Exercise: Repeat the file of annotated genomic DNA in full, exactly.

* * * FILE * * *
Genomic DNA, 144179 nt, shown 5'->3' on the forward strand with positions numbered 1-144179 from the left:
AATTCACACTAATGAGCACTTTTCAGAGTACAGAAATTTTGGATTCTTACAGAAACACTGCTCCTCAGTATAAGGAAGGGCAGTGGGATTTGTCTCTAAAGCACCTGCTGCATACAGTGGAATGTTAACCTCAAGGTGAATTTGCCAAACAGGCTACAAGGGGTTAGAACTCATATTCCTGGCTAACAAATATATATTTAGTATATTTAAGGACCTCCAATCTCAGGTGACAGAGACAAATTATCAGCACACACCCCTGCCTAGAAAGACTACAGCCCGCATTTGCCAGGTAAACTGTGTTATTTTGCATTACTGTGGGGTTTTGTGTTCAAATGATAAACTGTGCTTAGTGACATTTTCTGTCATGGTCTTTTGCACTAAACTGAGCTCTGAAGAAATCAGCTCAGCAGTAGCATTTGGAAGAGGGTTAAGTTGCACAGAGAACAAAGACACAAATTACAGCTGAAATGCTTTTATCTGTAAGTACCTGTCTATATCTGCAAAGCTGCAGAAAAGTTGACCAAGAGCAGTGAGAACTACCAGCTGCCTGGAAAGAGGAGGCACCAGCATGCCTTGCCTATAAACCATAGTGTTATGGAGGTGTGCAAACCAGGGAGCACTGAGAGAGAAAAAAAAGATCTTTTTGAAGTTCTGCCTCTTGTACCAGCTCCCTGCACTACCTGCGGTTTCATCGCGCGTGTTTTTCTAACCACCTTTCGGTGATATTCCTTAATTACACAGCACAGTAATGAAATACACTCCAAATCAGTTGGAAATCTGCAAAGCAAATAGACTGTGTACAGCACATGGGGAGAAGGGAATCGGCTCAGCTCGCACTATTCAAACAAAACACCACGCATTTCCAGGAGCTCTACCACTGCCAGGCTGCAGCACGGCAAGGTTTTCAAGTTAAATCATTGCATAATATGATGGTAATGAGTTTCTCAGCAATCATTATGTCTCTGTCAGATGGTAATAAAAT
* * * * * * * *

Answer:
Genomic DNA, 144179 nt, shown 5'->3' on the forward strand with positions numbered 1-144179 from the left:
AATTCACACTAATGAGCACTTTTCAGAGTACAGAAATTTTGGATTCTTACAGAAACACTGCTCCTCAGTATAAGGAAGGGCAGTGGGATTTGTCTCTAAAGCACCTGCTGCATACAGTGGAATGTTAACCTCAAGGTGAATTTGCCAAACAGGCTACAAGGGGTTAGAACTCATATTCCTGGCTAACAAATATATATTTAGTATATTTAAGGACCTCCAATCTCAGGTGACAGAGACAAATTATCAGCACACACCCCTGCCTAGAAAGACTACAGCCCGCATTTGCCAGGTAAACTGTGTTATTTTGCATTACTGTGGGGTTTTGTGTTCAAATGATAAACTGTGCTTAGTGACATTTTCTGTCATGGTCTTTTGCACTAAACTGAGCTCTGAAGAAATCAGCTCAGCAGTAGCATTTGGAAGAGGGTTAAGTTGCACAGAGAACAAAGACACAAATTACAGCTGAAATGCTTTTATCTGTAAGTACCTGTCTATATCTGCAAAGCTGCAGAAAAGTTGACCAAGAGCAGTGAGAACTACCAGCTGCCTGGAAAGAGGAGGCACCAGCATGCCTTGCCTATAAACCATAGTGTTATGGAGGTGTGCAAACCAGGGAGCACTGAGAGAGAAAAAAAAGATCTTTTTGAAGTTCTGCCTCTTGTACCAGCTCCCTGCACTACCTGCGGTTTCATCGCGCGTGTTTTTCTAACCACCTTTCGGTGATATTCCTTAATTACACAGCACAGTAATGAAATACACTCCAAATCAGTTGGAAATCTGCAAAGCAAATAGACTGTGTACAGCACATGGGGAGAAGGGAATCGGCTCAGCTCGCACTATTCAAACAAAACACCACGCATTTCCAGGAGCTCTACCACTGCCAGGCTGCAGCACGGCAAGGTTTTCAAGTTAAATCATTGCATAATATGATGGTAATGAGTTTCTCAGCAATCATTATGTCTCTGTCAGATGGTAATAAAAT